The yellow badge marking Jews began in Babylonia

'Math is important, but it's no less important to recognize our history as the Jewish nation,' Bar Ilan University's Dr. Ohayon says.

Tags: Babylonia
Arutz Sheva Staff ,

Yellow badge
Yellow badge
Flash 90

On Monday, the Dahan Center and the Babylonian Jewry Heritage Center hosted a conference focusing on the Jews of Bavel (Babylonia).

The conference focused on the new age and the Jews' contribution to Babylonia from the time they were exiled from ancient Israel until Ezra and Nehemia led them back home.

Dr. Shimon Ohayon, Director at Bar Ilan University's Dahan Center, said, "Not many know, but the yellow badge to mark Jews began in Babylonia. There was a magnificent community, a few of them immigrated to Israel after Cyrus' announcement, but most of them remained in Babylonia. We have merited one of the most magnificent creations in history, written by Babylonia's Jews - the Babylonian Talmud. Unfortunately, today we are focused mostly on a few Today we will focus mostly on which level math students learn. That's important, but it's no less important to recognize our history as the Jewish nation scattered all around the world and returned to its land after 2,000 years of exile."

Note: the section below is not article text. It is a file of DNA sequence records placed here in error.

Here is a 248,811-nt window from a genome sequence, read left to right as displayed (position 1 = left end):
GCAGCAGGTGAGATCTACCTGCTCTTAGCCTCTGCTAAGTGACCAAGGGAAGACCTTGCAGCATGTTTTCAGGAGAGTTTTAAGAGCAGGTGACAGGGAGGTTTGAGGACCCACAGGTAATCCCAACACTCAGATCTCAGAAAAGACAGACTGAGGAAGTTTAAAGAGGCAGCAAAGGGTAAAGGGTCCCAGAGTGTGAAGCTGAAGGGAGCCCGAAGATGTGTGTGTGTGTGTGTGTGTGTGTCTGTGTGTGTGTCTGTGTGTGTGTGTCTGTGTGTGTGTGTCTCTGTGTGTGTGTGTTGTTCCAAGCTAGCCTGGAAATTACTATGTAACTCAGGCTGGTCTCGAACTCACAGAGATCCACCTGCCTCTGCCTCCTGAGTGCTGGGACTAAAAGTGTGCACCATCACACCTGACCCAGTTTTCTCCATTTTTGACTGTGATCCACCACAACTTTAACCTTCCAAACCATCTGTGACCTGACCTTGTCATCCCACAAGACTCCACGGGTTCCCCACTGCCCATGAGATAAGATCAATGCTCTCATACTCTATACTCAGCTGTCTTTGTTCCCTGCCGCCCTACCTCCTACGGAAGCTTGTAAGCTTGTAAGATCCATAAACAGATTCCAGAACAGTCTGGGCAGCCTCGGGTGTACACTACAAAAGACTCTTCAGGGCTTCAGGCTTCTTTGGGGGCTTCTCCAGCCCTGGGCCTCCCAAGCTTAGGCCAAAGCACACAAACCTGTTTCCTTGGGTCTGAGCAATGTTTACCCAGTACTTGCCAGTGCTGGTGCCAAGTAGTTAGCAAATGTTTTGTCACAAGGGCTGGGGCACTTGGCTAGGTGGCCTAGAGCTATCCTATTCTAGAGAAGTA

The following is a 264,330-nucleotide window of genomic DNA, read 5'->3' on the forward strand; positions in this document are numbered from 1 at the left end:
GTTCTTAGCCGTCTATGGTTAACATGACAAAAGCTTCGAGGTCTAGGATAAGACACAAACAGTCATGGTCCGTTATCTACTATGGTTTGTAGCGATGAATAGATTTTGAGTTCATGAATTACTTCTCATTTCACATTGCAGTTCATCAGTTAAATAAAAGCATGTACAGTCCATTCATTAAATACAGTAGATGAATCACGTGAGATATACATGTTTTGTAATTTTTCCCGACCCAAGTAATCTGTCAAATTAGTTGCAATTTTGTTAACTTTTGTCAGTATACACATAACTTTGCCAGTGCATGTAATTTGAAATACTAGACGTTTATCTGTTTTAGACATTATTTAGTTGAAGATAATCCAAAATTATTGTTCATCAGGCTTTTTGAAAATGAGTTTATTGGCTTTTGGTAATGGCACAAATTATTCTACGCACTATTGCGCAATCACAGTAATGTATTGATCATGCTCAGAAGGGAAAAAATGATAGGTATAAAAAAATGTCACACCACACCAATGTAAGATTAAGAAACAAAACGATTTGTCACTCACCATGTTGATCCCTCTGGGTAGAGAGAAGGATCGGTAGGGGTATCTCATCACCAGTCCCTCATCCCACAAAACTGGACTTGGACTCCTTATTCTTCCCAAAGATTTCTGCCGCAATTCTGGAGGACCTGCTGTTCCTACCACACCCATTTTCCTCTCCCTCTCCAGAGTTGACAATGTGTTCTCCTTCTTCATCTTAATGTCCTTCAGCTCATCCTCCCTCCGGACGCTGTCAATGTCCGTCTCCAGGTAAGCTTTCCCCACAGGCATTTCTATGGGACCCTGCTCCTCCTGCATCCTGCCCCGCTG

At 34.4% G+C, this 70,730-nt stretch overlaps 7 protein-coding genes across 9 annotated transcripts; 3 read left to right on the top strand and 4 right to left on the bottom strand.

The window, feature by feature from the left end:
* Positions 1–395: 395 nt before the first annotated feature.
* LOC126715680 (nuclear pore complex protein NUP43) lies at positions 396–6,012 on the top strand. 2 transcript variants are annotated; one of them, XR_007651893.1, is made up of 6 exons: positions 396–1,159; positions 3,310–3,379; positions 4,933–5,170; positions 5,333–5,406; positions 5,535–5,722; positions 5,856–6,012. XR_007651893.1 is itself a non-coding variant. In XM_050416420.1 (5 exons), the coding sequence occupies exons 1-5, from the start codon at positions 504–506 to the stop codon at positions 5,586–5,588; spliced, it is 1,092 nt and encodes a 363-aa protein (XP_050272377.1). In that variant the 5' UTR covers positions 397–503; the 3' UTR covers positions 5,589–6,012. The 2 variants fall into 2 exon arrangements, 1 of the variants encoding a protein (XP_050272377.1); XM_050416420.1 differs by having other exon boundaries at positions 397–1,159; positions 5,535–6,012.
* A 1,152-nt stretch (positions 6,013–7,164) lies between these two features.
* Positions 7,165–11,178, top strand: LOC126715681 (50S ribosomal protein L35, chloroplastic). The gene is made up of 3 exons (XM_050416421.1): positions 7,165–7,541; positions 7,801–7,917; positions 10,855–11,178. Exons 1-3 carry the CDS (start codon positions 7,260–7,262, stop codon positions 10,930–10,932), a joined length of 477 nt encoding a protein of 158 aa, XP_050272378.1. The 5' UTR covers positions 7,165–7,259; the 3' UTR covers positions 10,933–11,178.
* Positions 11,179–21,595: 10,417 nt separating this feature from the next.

Dr. Zvi Yehuda, Director of the Research institute Director at The Babylonian Jewry Heritage Center, said, "Ezekiel's grave, which was one of the symbols of Babylonia's Jewish community, has not yet been destroyed, but it has been turned into a mosque and Jews are not allowed to enter. It has been made part of a mosque's complex. They erased the nearby synagogue. Today in order to reach the gravesite, you need to pass through the mosque. They don't allow Jews to enter mosques, because in their eyes, Jews are impure."

"We at the Babylonian Jewish Heritage Center are proud to work with the oldest of Israel's communities, the Babylonian Jewish community, and to spread its work and contribution to others. It's an honor for us to work together with Bar Ilan University and the Dahan Center to spread the glory of Babylonian Jewry," Professor Efrain Sadka, Babylonian Jewry Heritage Center chairman said.



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